What gets patients angry—besides being upset about their diagnosis—is high drug prices. You know the story: elderly people cutting pills and having to make painful choices between taking their medicine as prescribed and paying their rent.
What gets patients angry—besides being upset about their diagnosis—is high drug prices. You know the story: elderly people cutting pills and having to make painful choices between taking their medicine as prescribed and paying their rent. Yes, there are assistance programs, but often people don’t qualify or don’t qualify for enough help. Of course, it is not just the elderly. It presents many families with tough choices.
What rubs salt in the wound? Glossy and frequently broadcast drug company ads on television. These now include efinaconazole (Jublia) for toenail fungus and, incredible to me, a cancer drug for a subset of patients, nivolumab (Opdivo) for lung cancer. We have heard that pharma is now spending $4 billion a year on direct-to-consumer advertising. The U.S. is one of the only countries that allows this. What many patients think is that this money should be used to lower drug costs instead of promoting single products.
As you know, I am in the patient education business, and I am a patient with two cancers myself. One medicine I take is $9,500 a month. That is not uncommon in “chronic cancer” these days. And, in MS, RA and so many other conditions the price is high as well.
The industry defends the ads as “education.” But you and I know few health conditions are simple, especially if a patient has multiple conditions or takes multiple medications or has drug allergies. And then, in many conditions, drugs are combined or even used “off label.” The ads do not, and cannot, speak to that. So the truth is the ads oversimplify many health issues. Sure, maybe for erectile dysfunction or toenail fungus the discussion is pretty straightforward but certainly not for cancer. In that area, I would suggest ads are a disservice to the patient. It’s only the ad agencies and TV networks who really benefit.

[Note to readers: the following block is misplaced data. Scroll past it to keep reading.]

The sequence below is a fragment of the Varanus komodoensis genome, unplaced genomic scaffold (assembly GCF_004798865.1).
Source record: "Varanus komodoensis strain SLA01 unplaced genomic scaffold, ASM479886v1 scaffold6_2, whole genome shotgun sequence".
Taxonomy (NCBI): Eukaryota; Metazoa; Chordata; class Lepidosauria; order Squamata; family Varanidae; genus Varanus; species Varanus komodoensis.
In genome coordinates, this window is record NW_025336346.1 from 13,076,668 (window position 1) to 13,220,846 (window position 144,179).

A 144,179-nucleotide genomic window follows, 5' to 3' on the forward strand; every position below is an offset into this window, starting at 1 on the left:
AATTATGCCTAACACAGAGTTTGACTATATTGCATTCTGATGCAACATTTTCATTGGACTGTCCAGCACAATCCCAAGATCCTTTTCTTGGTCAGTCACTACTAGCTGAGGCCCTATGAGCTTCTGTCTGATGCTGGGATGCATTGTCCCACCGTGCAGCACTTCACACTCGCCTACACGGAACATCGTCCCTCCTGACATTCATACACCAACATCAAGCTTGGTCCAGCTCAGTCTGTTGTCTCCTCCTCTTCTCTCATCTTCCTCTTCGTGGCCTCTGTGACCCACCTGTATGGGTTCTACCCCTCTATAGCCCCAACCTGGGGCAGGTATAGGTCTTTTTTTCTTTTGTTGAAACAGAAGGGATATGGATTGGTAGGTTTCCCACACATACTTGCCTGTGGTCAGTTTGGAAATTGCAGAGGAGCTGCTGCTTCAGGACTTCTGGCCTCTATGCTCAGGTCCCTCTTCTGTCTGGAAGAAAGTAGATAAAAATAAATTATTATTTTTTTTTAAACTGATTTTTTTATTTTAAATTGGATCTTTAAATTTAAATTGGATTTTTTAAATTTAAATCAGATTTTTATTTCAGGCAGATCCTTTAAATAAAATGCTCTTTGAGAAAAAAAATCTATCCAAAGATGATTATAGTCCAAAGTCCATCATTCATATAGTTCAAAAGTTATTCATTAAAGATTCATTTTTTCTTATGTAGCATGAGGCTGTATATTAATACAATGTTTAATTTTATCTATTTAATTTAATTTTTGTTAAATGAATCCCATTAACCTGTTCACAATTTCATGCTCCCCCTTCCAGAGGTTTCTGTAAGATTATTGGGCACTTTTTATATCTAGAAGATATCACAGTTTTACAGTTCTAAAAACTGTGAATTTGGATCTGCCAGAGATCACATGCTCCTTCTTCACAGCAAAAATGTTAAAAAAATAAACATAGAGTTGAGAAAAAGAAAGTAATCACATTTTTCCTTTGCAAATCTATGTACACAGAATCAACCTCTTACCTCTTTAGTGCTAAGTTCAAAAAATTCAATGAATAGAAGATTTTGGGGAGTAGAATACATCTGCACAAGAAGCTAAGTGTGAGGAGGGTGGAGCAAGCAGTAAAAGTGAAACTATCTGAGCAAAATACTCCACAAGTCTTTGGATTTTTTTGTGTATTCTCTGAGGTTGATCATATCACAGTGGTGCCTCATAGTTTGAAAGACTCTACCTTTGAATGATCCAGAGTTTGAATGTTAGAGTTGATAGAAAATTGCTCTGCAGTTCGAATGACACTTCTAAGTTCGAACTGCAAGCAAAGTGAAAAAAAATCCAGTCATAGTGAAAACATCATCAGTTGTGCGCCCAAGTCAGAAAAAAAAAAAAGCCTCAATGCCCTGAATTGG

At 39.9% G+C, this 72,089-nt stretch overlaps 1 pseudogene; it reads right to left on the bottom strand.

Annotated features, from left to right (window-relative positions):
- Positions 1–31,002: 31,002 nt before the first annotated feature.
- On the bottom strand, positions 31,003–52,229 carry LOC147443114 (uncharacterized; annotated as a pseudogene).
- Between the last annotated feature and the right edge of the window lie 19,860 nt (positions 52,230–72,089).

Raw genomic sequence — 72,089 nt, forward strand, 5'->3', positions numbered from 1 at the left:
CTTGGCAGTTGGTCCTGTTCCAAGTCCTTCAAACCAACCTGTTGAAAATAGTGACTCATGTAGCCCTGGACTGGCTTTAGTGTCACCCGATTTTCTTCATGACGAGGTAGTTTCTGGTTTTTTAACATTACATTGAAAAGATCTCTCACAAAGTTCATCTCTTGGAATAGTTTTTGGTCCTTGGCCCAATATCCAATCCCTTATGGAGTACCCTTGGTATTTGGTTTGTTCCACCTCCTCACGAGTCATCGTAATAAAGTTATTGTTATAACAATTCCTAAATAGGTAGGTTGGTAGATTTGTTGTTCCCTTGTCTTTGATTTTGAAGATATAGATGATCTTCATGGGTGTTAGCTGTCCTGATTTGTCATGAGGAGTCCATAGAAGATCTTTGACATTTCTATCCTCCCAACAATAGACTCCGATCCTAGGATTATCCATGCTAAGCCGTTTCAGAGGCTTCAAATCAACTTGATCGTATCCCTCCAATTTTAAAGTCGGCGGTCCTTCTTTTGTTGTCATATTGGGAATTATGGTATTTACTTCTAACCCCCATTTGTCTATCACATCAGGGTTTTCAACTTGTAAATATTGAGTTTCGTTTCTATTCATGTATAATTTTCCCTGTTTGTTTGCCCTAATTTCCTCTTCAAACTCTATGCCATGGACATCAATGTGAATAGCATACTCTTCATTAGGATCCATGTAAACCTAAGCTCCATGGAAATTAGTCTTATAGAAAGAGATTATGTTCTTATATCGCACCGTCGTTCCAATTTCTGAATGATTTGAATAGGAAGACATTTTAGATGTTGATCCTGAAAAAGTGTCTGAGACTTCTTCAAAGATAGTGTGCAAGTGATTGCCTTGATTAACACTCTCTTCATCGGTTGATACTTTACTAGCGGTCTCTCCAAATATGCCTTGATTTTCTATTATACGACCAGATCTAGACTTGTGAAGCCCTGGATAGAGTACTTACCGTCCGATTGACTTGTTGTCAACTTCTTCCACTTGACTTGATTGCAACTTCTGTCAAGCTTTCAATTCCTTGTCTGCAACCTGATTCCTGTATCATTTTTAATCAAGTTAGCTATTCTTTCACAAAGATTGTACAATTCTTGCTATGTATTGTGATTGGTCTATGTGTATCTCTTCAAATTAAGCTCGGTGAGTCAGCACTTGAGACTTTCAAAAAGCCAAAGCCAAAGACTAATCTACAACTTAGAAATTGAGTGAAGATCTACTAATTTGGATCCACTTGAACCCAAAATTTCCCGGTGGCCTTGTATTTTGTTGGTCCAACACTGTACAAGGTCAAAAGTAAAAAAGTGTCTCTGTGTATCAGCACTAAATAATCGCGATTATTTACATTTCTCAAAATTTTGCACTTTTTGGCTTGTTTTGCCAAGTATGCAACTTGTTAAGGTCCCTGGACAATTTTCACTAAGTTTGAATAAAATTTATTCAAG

But don’t take my word for it. Recently the American Medical Association’s Board of Delegates voted to request a ban on DTC advertising of prescription drugs. They welcome “smarter patients” who have a thoughtful discussion with their doctor. But they don’t like the idea of patients simply requesting a product with little understanding of their overall condition or how a single medication may or may not be right for them. So now that a key physician group and many patient leaders are aligned, end the ads. But it’s up to the FDA and Congress to make a ban happen. Shouldn’t they agree? We can understand why pharma needs money for research to develop new medicines, but we do not understand why they need to spend billions on advertising.
Now I have a better plan: take just 1% of that money and reallocate it to support INDEPENDENT and FAIR and BALANCED education offered by groups like Patient Power, advocacy groups and foundations, and leading medical societies and providers. Right now the support pharma provides for those activities is almost nothing compared to their DTC advertising. And sustained education is clearly needed to help us all take more ongoing responsibility for our health. Step 2 of the plan is to, of course, lower prices.
I believe “smarter patients” who truly understand their condition and the array of products and lifestyle changes that can help is what should be supported, not drumming into our heads a brand name like it is a laundry detergent or toothpaste for “cleaner, whiter teeth and fresher breath.”
Let’s bring on more commercials for island vacations and power drills and bury pharma ads once and for all. Our health and our pocketbook will be better for it.
I welcome your comments!